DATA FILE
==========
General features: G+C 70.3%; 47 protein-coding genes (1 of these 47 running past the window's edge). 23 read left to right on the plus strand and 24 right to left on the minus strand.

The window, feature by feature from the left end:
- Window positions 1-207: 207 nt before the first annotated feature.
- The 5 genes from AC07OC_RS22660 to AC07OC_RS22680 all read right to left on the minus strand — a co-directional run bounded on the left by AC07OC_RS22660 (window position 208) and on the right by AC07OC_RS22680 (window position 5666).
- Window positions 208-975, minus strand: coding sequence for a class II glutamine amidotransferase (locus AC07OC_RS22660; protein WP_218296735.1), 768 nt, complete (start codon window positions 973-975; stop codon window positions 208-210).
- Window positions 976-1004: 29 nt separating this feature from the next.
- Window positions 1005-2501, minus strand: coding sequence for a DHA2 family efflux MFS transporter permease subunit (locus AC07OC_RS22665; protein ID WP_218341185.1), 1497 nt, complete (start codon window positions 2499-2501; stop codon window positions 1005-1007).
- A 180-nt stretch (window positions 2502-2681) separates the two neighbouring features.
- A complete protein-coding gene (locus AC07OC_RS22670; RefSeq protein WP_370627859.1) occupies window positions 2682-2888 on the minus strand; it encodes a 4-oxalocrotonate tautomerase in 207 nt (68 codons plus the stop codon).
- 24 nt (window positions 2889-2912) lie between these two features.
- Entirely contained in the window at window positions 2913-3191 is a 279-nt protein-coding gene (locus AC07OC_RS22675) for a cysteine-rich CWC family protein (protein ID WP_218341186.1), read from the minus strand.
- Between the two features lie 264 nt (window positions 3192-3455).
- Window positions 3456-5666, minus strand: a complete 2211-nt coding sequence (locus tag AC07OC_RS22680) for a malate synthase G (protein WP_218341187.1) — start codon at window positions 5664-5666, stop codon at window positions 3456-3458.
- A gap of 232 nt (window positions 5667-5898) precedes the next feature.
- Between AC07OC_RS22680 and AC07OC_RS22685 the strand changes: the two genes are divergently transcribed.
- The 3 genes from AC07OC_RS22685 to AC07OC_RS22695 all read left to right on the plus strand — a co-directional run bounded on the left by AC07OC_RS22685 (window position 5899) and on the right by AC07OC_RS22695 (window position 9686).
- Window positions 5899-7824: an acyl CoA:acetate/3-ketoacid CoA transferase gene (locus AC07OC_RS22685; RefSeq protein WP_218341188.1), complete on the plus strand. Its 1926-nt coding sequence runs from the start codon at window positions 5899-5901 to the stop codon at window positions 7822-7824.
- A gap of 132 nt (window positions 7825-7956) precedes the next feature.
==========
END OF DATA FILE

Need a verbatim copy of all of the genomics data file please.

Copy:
General features: G+C 70.3%; 47 protein-coding genes (1 of these 47 running past the window's edge). 23 read left to right on the plus strand and 24 right to left on the minus strand.

The window, feature by feature from the left end:
- Window positions 1-207: 207 nt before the first annotated feature.
- The 5 genes from AC07OC_RS22660 to AC07OC_RS22680 all read right to left on the minus strand — a co-directional run bounded on the left by AC07OC_RS22660 (window position 208) and on the right by AC07OC_RS22680 (window position 5666).
- Window positions 208-975, minus strand: coding sequence for a class II glutamine amidotransferase (locus AC07OC_RS22660; protein WP_218296735.1), 768 nt, complete (start codon window positions 973-975; stop codon window positions 208-210).
- Window positions 976-1004: 29 nt separating this feature from the next.
- Window positions 1005-2501, minus strand: coding sequence for a DHA2 family efflux MFS transporter permease subunit (locus AC07OC_RS22665; protein ID WP_218341185.1), 1497 nt, complete (start codon window positions 2499-2501; stop codon window positions 1005-1007).
- A 180-nt stretch (window positions 2502-2681) separates the two neighbouring features.
- A complete protein-coding gene (locus AC07OC_RS22670; RefSeq protein WP_370627859.1) occupies window positions 2682-2888 on the minus strand; it encodes a 4-oxalocrotonate tautomerase in 207 nt (68 codons plus the stop codon).
- 24 nt (window positions 2889-2912) lie between these two features.
- Entirely contained in the window at window positions 2913-3191 is a 279-nt protein-coding gene (locus AC07OC_RS22675) for a cysteine-rich CWC family protein (protein ID WP_218341186.1), read from the minus strand.
- Between the two features lie 264 nt (window positions 3192-3455).
- Window positions 3456-5666, minus strand: a complete 2211-nt coding sequence (locus tag AC07OC_RS22680) for a malate synthase G (protein WP_218341187.1) — start codon at window positions 5664-5666, stop codon at window positions 3456-3458.
- A gap of 232 nt (window positions 5667-5898) precedes the next feature.
- Between AC07OC_RS22680 and AC07OC_RS22685 the strand changes: the two genes are divergently transcribed.
- The 3 genes from AC07OC_RS22685 to AC07OC_RS22695 all read left to right on the plus strand — a co-directional run bounded on the left by AC07OC_RS22685 (window position 5899) and on the right by AC07OC_RS22695 (window position 9686).
- Window positions 5899-7824: an acyl CoA:acetate/3-ketoacid CoA transferase gene (locus AC07OC_RS22685; RefSeq protein WP_218341188.1), complete on the plus strand. Its 1926-nt coding sequence runs from the start codon at window positions 5899-5901 to the stop codon at window positions 7822-7824.
- A gap of 132 nt (window positions 7825-7956) precedes the next feature.